Loic SoubeyrandLoic: The main differentiation is the context. We have a premium context. Today we’re working with premium publishers in 42 countries so we’re able to work with large global brands, which few companies are able to do apart from Google/YouTube, Facebook, AOL and Twitter. However, they are not premium publishers, but social publishers, whereas we work with publishers like The Economist, The Financial Times, The Guardian, Forbes, Le Monde etc. In all 42 countries, we have the top ten publishers in each country on our network. So we can work with luxury brands, automotive, tourism, which is a wonderful for advertisers looking for a premium context. This is something companies like Facebook simply can’t offer advertisers.

For those of us who have never taken a company public, could you explain why you are choosing to go public next year, why you chose the NASDAQ, and what advantages it will bring the company and its investors?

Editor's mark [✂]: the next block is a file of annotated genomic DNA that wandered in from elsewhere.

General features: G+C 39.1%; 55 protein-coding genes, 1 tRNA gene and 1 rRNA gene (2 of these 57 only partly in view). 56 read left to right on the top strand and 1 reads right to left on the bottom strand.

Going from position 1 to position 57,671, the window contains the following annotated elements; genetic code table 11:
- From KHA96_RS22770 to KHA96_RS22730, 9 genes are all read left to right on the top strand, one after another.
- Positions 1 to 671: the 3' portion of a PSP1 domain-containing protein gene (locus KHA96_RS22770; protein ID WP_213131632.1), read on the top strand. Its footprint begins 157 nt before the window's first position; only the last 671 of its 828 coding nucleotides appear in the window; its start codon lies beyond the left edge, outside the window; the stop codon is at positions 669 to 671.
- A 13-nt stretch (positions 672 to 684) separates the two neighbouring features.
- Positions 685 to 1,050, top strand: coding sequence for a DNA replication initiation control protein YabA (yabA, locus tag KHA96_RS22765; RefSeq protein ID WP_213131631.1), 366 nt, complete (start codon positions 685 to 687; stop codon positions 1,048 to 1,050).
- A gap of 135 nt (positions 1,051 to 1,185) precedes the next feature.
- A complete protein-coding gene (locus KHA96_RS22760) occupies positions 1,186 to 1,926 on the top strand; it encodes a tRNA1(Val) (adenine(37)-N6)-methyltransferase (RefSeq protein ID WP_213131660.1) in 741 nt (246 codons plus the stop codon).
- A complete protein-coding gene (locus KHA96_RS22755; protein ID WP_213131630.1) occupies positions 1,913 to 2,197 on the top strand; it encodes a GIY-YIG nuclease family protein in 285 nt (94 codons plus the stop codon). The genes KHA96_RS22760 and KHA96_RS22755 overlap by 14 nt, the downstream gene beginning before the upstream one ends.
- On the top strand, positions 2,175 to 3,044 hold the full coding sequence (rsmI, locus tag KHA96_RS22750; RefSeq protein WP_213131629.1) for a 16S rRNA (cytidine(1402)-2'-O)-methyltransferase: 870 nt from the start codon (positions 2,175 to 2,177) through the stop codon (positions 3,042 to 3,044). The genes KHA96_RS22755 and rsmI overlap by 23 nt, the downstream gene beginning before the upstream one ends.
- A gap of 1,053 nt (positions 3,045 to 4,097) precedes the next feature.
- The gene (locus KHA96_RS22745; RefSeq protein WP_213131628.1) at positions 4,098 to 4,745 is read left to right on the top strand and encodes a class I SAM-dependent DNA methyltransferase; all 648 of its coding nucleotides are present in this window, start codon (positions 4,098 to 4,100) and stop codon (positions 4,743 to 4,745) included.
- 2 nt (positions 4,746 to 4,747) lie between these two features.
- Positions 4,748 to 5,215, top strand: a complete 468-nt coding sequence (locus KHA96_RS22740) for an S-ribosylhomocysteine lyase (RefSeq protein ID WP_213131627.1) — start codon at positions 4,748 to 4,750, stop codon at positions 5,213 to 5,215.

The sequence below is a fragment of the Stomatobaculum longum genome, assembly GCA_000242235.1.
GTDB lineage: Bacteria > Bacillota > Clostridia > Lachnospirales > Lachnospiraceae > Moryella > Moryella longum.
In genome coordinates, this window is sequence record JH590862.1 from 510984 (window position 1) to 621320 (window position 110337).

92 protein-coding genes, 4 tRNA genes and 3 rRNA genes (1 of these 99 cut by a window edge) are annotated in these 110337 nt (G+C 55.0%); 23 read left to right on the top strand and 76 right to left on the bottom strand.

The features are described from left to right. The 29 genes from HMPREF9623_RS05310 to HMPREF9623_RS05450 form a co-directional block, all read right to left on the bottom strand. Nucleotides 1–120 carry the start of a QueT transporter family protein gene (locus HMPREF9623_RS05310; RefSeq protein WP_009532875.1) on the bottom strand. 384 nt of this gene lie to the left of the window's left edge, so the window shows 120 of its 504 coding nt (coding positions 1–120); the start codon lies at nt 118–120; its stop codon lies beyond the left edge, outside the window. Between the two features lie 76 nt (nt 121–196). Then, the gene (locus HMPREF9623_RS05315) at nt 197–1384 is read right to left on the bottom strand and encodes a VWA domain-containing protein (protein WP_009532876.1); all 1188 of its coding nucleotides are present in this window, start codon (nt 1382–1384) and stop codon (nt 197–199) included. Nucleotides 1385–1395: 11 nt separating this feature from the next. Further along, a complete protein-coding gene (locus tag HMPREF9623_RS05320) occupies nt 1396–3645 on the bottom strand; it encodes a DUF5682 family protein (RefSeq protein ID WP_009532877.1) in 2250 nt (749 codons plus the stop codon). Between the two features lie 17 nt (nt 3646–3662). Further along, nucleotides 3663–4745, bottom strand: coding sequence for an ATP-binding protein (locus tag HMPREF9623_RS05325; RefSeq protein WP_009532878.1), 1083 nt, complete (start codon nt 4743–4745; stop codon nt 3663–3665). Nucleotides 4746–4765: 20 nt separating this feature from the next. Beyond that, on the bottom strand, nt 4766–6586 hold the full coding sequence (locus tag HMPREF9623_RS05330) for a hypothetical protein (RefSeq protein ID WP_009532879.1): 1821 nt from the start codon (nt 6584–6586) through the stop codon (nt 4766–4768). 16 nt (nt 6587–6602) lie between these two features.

Pierre ChappazPierre: We set up our operations in the US last summer and we’ve had a very good start to both the US market and the LATAM market, with offices in New York, Miami and very soon Chicago. The US is the market where we see the biggest opportunity as the video market is approximately four times bigger than what we see here in Europe, so we have huge growth potential there and a listing on the NASDAQ will increase our visibility and boost our American business. The second reason is that many analysts who understand the advertising market the focus more heavily on NASDAQ.